From 8 August 2023, claimants for R&D tax relief or expenditure credits will need to submit an additional information form (AIF) to HMRC. This form complements the existing submission and will enable HMRC to identify fraud and errors more easily.
**Claimants will need to send the AIF before submitting the company’s Corporation Tax Return, otherwise the claim will not be valid and will be rejected by HMRC.**
As well as setting out basic company information and summaries of the types of costs claimed, the AIF itself aims to provide a high level overview of projects incurring the most significant expenditure.
There are seven key questions that need to be answered:
- What is the main field of science or technology?
- What was the baseline level of science or technology that the company planned to advance? Here, HMRC are looking to establish the current industry ‘state-of-the art’ and use this as the benchmark with which to compare your technological advance. If you’re trying to improve an existing process or technology, what were the existing features and capabilities? If you’re trying to develop new knowledge in a particular area of science or technology, then what was known at the outset?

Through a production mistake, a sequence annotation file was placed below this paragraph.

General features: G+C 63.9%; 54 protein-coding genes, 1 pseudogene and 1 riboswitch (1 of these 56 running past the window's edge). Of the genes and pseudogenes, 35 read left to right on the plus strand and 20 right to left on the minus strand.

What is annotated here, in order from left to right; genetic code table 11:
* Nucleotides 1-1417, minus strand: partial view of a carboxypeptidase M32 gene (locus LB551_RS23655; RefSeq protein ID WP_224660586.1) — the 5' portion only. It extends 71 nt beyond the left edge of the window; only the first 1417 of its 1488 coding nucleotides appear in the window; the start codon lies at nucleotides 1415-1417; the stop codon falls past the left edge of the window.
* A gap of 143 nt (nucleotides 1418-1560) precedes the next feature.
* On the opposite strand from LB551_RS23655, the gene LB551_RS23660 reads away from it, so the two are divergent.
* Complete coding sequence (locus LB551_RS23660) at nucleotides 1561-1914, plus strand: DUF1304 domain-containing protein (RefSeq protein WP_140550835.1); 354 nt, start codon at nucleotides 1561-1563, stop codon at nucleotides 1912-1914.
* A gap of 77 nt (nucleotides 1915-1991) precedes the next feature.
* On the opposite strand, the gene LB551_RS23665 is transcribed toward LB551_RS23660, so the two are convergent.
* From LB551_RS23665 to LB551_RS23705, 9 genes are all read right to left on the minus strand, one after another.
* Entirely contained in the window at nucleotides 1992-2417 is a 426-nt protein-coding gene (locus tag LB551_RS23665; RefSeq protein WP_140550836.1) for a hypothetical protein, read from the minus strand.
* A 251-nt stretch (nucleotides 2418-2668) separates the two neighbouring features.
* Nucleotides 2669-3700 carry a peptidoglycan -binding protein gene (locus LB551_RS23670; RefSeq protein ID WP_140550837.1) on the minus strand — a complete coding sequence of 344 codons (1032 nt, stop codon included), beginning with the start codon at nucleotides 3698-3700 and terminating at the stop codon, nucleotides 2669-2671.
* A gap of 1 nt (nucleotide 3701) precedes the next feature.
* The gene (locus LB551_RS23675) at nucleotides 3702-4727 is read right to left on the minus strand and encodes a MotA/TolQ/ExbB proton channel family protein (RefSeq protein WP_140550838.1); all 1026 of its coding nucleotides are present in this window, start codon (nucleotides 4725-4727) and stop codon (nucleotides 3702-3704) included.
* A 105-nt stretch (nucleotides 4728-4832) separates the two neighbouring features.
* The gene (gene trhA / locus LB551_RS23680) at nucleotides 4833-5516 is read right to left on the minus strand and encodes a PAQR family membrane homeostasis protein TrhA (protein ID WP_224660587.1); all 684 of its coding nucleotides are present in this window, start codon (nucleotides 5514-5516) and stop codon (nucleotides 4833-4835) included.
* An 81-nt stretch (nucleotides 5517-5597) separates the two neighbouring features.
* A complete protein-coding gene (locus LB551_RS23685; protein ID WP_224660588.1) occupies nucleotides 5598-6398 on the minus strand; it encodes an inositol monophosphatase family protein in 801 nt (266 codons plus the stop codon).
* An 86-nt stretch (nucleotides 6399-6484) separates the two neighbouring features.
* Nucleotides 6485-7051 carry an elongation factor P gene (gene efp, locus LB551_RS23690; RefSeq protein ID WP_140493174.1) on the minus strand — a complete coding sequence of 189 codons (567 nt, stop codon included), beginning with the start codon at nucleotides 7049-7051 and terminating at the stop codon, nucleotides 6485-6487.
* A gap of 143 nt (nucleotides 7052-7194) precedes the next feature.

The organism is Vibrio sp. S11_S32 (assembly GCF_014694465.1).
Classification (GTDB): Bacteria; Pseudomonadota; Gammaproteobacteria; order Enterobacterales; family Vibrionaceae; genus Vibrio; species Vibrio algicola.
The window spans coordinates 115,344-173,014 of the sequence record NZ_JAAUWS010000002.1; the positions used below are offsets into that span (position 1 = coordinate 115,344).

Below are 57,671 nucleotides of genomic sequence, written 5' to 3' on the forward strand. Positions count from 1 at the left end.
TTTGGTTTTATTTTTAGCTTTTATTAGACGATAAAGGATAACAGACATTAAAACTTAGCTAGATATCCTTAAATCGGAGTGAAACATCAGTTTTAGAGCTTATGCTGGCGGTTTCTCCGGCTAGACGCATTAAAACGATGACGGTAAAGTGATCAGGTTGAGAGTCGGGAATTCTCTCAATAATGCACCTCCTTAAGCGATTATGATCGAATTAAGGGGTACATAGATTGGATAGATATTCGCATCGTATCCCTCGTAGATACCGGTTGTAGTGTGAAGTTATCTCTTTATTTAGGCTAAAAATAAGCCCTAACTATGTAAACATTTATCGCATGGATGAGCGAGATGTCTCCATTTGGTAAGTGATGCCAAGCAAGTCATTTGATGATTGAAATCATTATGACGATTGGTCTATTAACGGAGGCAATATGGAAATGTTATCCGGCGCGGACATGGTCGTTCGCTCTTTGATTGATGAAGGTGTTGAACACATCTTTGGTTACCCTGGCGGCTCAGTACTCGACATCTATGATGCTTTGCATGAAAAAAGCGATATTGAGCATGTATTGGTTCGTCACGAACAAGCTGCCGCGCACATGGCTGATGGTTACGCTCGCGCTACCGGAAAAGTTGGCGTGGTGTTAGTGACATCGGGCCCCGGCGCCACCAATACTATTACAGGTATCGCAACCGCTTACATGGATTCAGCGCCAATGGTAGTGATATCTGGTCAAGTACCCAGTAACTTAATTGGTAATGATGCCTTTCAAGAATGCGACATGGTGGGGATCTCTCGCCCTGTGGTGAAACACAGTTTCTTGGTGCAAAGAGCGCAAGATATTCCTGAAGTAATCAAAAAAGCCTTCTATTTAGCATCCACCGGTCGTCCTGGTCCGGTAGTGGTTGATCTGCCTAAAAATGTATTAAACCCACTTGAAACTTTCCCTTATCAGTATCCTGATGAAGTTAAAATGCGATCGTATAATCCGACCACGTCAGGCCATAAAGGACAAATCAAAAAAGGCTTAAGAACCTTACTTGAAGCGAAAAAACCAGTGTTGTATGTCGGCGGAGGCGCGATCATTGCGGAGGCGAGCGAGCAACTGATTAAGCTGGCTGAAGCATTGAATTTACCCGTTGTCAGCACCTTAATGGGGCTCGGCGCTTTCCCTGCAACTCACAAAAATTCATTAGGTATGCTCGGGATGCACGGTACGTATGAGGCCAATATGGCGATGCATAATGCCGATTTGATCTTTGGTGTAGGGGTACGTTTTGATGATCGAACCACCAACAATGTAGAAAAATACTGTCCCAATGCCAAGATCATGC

- What advance in that scientific or technological knowledge did the company aim to achieve?
- What were the scientific or technological uncertainties that the company faced? This section should outline the limiting factor that is stopping the company from achieving the sought-for technological advance. Its should also explain why the company did not know if it the project goals were possible or could not readily deduce how achieve them (a problem is not an uncertainty if the solution is already documented, or if it can be resolved in a discussion with peers).
- How did your project seek to overcome these uncertainties?
- Which tax relief is your business claiming for and what is the amount?
- What is the amount of qualifying expenditure on Qualifying Indirect Activities? Qualifying costs will now need to separately identify the amount of staffing costs relating to non ‘hands-on’ R&D work such as project administration, project financials and HR work.
While these questions should already be familiar from any technical discussions held with advisors during the claim preparation process, the new highly structured approach requires succinct explanations and so this will certainly influence the nature of those conversations going forward.
As a result, it’s worth having a think about your projects in the context of the points raised above.